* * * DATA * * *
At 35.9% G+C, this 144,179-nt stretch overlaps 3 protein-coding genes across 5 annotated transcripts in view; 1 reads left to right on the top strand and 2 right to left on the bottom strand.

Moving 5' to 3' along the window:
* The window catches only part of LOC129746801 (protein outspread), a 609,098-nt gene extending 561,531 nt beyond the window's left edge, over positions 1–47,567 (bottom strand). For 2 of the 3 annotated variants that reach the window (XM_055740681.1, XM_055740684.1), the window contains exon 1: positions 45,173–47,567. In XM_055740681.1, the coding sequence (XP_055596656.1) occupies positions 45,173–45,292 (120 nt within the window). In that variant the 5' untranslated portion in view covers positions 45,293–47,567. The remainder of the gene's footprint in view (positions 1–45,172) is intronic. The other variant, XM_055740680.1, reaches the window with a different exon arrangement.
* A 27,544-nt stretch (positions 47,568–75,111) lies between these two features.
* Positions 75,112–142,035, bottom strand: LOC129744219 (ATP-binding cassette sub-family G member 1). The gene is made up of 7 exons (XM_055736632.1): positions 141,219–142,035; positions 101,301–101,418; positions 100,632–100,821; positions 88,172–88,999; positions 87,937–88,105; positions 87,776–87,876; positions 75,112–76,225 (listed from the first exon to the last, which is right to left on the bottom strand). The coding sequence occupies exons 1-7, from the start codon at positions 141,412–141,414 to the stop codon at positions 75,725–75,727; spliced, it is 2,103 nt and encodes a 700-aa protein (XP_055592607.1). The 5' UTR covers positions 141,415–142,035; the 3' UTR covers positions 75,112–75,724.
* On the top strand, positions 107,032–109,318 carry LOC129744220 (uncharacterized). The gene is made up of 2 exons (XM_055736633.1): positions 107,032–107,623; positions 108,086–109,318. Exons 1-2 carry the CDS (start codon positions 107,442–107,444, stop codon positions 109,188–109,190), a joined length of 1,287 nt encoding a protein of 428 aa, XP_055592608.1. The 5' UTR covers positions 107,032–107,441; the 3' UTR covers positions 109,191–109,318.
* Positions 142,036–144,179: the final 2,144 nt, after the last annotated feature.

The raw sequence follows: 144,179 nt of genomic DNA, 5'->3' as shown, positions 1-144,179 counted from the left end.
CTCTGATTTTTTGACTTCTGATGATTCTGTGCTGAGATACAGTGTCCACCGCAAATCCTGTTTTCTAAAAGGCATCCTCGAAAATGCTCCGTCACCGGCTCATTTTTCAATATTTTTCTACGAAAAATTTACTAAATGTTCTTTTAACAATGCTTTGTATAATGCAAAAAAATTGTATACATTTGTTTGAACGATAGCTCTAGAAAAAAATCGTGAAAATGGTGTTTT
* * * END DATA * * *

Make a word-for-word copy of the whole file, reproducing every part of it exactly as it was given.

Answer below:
At 35.9% G+C, this 144,179-nt stretch overlaps 3 protein-coding genes across 5 annotated transcripts in view; 1 reads left to right on the top strand and 2 right to left on the bottom strand.

Moving 5' to 3' along the window:
* The window catches only part of LOC129746801 (protein outspread), a 609,098-nt gene extending 561,531 nt beyond the window's left edge, over positions 1–47,567 (bottom strand). For 2 of the 3 annotated variants that reach the window (XM_055740681.1, XM_055740684.1), the window contains exon 1: positions 45,173–47,567. In XM_055740681.1, the coding sequence (XP_055596656.1) occupies positions 45,173–45,292 (120 nt within the window). In that variant the 5' untranslated portion in view covers positions 45,293–47,567. The remainder of the gene's footprint in view (positions 1–45,172) is intronic. The other variant, XM_055740680.1, reaches the window with a different exon arrangement.
* A 27,544-nt stretch (positions 47,568–75,111) lies between these two features.
* Positions 75,112–142,035, bottom strand: LOC129744219 (ATP-binding cassette sub-family G member 1). The gene is made up of 7 exons (XM_055736632.1): positions 141,219–142,035; positions 101,301–101,418; positions 100,632–100,821; positions 88,172–88,999; positions 87,937–88,105; positions 87,776–87,876; positions 75,112–76,225 (listed from the first exon to the last, which is right to left on the bottom strand). The coding sequence occupies exons 1-7, from the start codon at positions 141,412–141,414 to the stop codon at positions 75,725–75,727; spliced, it is 2,103 nt and encodes a 700-aa protein (XP_055592607.1). The 5' UTR covers positions 141,415–142,035; the 3' UTR covers positions 75,112–75,724.
* On the top strand, positions 107,032–109,318 carry LOC129744220 (uncharacterized). The gene is made up of 2 exons (XM_055736633.1): positions 107,032–107,623; positions 108,086–109,318. Exons 1-2 carry the CDS (start codon positions 107,442–107,444, stop codon positions 109,188–109,190), a joined length of 1,287 nt encoding a protein of 428 aa, XP_055592608.1. The 5' UTR covers positions 107,032–107,441; the 3' UTR covers positions 109,191–109,318.
* Positions 142,036–144,179: the final 2,144 nt, after the last annotated feature.

The raw sequence follows: 144,179 nt of genomic DNA, 5'->3' as shown, positions 1-144,179 counted from the left end.
CTCTGATTTTTTGACTTCTGATGATTCTGTGCTGAGATACAGTGTCCACCGCAAATCCTGTTTTCTAAAAGGCATCCTCGAAAATGCTCCGTCACCGGCTCATTTTTCAATATTTTTCTACGAAAAATTTACTAAATGTTCTTTTAACAATGCTTTGTATAATGCAAAAAAATTGTATACATTTGTTTGAACGATAGCTCTAGAAAAAAATCGTGAAAATGGTGTTTT